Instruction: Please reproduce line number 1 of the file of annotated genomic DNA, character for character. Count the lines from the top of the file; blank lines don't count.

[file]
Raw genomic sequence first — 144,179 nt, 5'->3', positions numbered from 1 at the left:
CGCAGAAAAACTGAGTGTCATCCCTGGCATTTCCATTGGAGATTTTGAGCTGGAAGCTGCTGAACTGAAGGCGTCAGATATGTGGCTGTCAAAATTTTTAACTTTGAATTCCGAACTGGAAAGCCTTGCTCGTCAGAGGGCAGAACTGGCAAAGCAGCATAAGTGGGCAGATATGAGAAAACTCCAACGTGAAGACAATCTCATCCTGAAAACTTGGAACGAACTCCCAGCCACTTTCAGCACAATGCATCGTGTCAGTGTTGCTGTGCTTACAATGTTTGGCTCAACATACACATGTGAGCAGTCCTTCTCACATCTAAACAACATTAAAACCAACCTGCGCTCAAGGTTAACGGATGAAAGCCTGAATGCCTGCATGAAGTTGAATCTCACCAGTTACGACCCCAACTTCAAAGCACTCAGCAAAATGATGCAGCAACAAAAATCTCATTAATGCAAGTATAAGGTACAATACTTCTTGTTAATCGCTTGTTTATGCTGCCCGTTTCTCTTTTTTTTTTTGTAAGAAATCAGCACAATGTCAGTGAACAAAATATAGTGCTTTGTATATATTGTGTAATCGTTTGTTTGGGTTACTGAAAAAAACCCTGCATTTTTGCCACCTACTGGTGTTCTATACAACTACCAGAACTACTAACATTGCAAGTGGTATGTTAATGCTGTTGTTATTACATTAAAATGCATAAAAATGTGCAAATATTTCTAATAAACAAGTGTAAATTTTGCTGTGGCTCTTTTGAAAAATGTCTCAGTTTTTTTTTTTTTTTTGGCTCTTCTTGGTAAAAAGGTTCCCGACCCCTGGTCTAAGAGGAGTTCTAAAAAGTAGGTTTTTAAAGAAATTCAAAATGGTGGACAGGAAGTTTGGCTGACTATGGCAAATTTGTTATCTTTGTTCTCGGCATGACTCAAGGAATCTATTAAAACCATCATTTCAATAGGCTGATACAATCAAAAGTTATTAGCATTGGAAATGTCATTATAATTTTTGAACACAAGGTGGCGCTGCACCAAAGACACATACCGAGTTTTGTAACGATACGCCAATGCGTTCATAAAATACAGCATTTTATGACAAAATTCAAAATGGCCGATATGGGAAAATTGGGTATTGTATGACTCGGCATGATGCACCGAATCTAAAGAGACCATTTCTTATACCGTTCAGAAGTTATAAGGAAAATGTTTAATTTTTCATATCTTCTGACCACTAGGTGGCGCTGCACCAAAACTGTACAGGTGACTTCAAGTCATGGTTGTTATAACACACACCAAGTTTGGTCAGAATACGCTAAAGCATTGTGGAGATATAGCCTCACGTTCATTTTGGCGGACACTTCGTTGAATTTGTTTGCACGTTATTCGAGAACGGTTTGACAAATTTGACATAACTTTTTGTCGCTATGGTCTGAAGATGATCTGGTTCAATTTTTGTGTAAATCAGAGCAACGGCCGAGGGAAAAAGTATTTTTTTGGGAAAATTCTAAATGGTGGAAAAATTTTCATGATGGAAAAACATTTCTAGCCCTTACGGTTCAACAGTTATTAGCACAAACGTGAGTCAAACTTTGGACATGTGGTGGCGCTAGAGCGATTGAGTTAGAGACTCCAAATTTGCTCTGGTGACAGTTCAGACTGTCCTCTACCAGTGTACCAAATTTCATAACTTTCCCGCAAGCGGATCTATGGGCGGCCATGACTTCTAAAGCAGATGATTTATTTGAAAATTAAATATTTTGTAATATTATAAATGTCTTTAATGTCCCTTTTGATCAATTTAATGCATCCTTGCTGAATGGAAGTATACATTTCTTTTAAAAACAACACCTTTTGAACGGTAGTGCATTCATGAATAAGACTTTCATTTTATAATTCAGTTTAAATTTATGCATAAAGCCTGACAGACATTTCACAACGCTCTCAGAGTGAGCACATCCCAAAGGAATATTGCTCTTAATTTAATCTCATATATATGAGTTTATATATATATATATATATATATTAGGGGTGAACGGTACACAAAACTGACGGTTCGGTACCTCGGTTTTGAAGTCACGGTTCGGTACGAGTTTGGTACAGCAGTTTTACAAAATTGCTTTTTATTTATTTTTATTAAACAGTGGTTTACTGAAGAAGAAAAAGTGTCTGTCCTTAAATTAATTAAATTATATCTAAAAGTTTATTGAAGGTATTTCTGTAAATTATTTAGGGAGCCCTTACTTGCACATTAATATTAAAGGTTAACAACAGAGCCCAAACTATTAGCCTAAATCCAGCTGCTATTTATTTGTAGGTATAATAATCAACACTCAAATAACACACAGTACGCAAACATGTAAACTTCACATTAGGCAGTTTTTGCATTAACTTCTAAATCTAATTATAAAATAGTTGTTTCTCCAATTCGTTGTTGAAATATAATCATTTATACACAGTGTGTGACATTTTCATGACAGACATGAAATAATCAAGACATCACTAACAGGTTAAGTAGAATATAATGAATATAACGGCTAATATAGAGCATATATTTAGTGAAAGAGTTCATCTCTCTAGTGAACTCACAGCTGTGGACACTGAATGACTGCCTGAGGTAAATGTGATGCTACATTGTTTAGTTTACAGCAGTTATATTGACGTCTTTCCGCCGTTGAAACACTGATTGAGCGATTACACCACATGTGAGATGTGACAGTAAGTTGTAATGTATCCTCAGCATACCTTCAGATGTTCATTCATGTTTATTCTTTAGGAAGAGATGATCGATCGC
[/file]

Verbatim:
Raw genomic sequence first — 144,179 nt, 5'->3', positions numbered from 1 at the left: